Beech Model 400 Beechjet


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Beech Model 400 Beechjet

The Beech Aircraft Corporation acquired in December 1985 the Diamond II executive jet from Mitsubishi, and it is now marketed worldwide (except for Japan) as the Model 400 Beechjet. Initial Beech production centred on the completion of partially-built Mitsubishi airframes, but by June 1989 all production was being handled by Beech's Salina and Wichita plants.

The first Beech-assembled aircraft was rolled out on 19 May 1986 and deliveries began in June. By the beginning of 1989 46 Beechjets had been delivered. Beech is also providing support for previous Mitsubishi products, including the MU-2 and earlier Diamond versions.

In 1989, Beech announced the Model 400A Beechjet, featuring increases in payload and ceiling, greater cabin volume, a rear lavatory and improved soundproofing. A Collins Pro Line 4 EFIS is fitted as standard. Deliveries of this version began in early 1990.

To compete for the major USAF competition for a new Tanker-Transport Training System, Beech teamed with McDonnell Douglas and FlightSafety International to offer the Beechjet. The team was successful, with an eventual order for 211 aircraft likely. Expected to enter service in 1992, the aircraft will be known as the T-1A Jayhawk.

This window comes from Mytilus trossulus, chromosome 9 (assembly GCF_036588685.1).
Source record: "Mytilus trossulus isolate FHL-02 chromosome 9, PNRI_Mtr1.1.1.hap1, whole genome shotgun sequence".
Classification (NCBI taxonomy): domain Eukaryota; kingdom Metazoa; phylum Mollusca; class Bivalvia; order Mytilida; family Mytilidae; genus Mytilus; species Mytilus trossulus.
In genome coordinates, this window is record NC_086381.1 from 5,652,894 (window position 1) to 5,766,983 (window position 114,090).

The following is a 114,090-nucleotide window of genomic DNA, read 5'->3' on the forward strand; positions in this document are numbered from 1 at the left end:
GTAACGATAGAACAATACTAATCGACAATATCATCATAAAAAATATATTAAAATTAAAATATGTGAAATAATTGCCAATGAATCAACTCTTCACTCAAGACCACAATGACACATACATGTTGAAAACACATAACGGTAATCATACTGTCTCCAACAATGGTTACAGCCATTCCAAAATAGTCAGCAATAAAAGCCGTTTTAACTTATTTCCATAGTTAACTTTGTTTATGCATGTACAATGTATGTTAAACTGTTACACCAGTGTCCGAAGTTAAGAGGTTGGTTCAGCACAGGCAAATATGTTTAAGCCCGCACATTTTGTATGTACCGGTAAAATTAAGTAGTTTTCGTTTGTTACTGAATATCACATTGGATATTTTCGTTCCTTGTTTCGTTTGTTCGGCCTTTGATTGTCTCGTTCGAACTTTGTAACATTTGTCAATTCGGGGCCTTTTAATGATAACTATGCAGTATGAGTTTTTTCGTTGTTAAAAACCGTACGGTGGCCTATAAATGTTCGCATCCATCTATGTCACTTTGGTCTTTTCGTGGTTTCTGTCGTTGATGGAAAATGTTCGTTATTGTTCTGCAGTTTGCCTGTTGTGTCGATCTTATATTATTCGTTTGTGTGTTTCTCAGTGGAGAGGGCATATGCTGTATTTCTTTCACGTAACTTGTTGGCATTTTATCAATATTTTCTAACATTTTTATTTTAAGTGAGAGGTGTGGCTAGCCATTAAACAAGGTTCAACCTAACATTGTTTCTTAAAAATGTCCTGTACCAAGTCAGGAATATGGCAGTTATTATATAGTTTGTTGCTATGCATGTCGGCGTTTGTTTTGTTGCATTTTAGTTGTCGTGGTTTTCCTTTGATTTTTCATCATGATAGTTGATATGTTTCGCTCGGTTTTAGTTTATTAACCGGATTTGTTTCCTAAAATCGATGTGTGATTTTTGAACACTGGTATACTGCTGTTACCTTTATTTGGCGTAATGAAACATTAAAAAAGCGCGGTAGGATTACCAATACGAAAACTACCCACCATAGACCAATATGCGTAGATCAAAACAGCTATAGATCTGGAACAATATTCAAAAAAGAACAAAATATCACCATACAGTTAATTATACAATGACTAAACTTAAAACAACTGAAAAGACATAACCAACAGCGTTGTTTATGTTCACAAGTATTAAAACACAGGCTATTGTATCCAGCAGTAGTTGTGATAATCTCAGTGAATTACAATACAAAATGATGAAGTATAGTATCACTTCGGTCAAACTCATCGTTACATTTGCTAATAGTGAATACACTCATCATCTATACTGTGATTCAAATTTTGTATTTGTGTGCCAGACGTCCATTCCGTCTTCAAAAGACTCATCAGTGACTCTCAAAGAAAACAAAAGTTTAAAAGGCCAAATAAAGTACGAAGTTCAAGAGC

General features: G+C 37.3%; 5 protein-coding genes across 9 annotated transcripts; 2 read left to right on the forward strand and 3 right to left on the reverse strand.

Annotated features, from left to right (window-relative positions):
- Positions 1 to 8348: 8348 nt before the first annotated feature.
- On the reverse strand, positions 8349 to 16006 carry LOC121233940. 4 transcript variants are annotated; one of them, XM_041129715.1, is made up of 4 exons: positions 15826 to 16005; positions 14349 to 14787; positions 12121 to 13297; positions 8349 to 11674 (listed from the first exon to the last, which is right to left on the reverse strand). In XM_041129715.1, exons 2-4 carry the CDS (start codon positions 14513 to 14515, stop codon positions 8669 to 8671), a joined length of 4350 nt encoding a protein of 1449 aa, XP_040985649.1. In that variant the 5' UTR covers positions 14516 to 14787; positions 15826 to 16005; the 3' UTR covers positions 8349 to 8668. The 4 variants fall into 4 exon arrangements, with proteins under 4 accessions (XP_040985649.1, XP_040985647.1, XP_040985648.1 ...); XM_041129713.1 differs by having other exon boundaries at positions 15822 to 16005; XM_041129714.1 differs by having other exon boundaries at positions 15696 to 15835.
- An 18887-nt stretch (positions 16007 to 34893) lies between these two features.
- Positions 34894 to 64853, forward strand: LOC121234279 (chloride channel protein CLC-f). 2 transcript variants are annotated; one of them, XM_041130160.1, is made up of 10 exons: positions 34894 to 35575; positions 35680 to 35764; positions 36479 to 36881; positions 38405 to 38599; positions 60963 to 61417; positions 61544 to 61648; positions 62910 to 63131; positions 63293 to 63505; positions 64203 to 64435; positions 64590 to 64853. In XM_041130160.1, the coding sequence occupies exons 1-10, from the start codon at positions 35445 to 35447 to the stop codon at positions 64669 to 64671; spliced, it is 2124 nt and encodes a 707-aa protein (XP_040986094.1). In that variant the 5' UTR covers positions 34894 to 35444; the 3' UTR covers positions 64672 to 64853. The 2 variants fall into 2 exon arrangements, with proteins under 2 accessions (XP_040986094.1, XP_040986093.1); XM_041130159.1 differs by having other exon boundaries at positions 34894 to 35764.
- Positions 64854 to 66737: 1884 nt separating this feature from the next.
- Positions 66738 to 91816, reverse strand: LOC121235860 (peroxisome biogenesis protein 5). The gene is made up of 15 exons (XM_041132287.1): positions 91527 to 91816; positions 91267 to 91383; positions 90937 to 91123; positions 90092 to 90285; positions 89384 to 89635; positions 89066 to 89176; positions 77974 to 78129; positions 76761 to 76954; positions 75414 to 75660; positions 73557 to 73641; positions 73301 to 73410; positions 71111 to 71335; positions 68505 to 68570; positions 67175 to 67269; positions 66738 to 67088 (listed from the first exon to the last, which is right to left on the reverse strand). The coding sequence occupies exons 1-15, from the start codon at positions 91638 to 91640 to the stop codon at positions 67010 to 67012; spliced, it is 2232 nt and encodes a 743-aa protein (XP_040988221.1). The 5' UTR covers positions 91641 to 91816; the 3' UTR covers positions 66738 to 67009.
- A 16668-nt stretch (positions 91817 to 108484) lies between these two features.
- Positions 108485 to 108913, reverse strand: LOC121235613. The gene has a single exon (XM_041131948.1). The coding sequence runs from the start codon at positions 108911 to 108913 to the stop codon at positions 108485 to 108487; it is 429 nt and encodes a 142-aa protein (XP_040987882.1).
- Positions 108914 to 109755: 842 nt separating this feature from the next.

MODELBeechjet 400A
 ENGINE2 x Pratt & Whitney Canada JT15D-5 turbofans, 1315kg each
  Take-off weight7303 kg16100 lb
  Wingspan13.25 m43 ft 6 in
  Length14.75 m48 ft 5 in
  Height4.19 m14 ft 9 in
  Wing area22.43 m2241.43 sq ft
  Max. speed854 km/h531 mph
  Cruise speed828 km/h515 mph
  Ceiling13715 m45000 ft
  Range5375 km3340 miles

Dave Peretti, e-mail, 10.02.2015 17:30

Took delivery of our new Beechjet 400A RK8 in 1990 and had the privilege of flying it for 5 years until retirement. A tough little bird that was fast, comfortable, and a joy to fly. Made one trip from Anchorage AK to Portland OR non-stop in 3.2 hrs. Departed Spokane Geiger one day, lightly loaded of course, on Rwy 3 with clearance to 12K. Turned to heading of 210 and made the 12k while still in the airport traffic area. The Collins Pro-Line 4 Avionics system was magnificent. We flew into a lot of airports with minimal or no instrument approach procedures and the Collins system always got you lined up with the landing runway perfectly. A gem of a corporate jet.


Kevin Hinds, e-mail, 18.03.2010 04:40

The max t.o. # for the "A" is 16,300. And it might go 3340, with tip tanks. Burly little airplane otherwise!


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